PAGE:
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Dr. Jessica Goldstein, PhD

Senior Lecturer in Biological Sciences at Barnard College; Introductory Laboratory Director, Biology Department at Barnard College

Dr. Goldstein teaches the Introductory Biology course at Barnard College. This course is a two-semester series that typically enrolls 250 students each semester and is required for pre-health students as well as a number of different Barnard STEM majors; it is taught as one large lecture section that meets for 50 minutes three times a week. With the shift to remote teaching in Spring 2020, Dr. Goldstein and her colleagues had to rethink course structure and student engagement in this foundational course. Dr. Goldstein met the moment by enhancing a sense of belonging in a large enrollment class, creating opportunities for student collaboration and active learning, and allowing students to form connections between course content and broader social issues. Read on to learn more about what Dr. Goldstein did in her course, what lessons and experiences she’s carrying forward, and the advice she has for other instructors at Columbia.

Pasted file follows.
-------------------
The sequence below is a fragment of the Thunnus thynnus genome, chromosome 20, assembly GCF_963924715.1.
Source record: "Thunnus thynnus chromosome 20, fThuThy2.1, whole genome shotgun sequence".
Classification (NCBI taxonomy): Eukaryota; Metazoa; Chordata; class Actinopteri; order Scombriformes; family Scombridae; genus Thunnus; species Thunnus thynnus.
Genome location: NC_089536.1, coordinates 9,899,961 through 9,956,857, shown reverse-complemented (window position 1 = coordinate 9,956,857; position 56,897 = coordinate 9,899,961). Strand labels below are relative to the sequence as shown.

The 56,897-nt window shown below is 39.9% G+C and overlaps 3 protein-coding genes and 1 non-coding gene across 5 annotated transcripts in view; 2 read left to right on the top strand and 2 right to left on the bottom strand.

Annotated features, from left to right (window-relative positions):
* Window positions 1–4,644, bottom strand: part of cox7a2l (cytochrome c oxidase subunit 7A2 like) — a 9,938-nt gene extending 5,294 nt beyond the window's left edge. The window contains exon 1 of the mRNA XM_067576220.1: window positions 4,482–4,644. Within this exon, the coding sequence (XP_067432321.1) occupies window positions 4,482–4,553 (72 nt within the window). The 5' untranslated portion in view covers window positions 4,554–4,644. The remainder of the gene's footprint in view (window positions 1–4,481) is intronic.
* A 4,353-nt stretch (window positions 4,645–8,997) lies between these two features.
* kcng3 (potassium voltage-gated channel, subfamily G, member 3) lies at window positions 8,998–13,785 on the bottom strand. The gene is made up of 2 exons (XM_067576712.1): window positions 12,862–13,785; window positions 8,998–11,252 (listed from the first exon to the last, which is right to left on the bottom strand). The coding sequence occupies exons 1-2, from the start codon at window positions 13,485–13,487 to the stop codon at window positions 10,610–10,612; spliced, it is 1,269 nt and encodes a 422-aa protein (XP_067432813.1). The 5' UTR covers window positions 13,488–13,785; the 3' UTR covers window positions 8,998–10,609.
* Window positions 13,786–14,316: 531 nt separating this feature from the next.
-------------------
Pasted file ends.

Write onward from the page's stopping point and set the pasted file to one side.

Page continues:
Responding to the Moment 

In preparation for the 2020-2021 academic year, a major change to this introductory series was implemented by a team of faculty and staff who are involved in Introductory Biology curriculum design and teaching. This curricular change addressed two main departmental goals: (1) respond to the formidable challenges of teaching remotely during the height of the COVID-19 pandemic and (2) implement DEI-related goals, which were brought front and center after events that transpired in the summer of 2020, such as the murder of George Floyd. Specifically, we piloted a program in which weekly discussion sections were added to the lecture class to provide both a learning community for students as well as a forum for contextualizing the discipline of biology within a broader societal framework. The three main goals of these curricular changes can be summarized as:

  • enhance a sense of belonging in a large-enrollment class  
  • create opportunities for student collaboration and active learning 
  • allow students to form connections between biology and broader social issues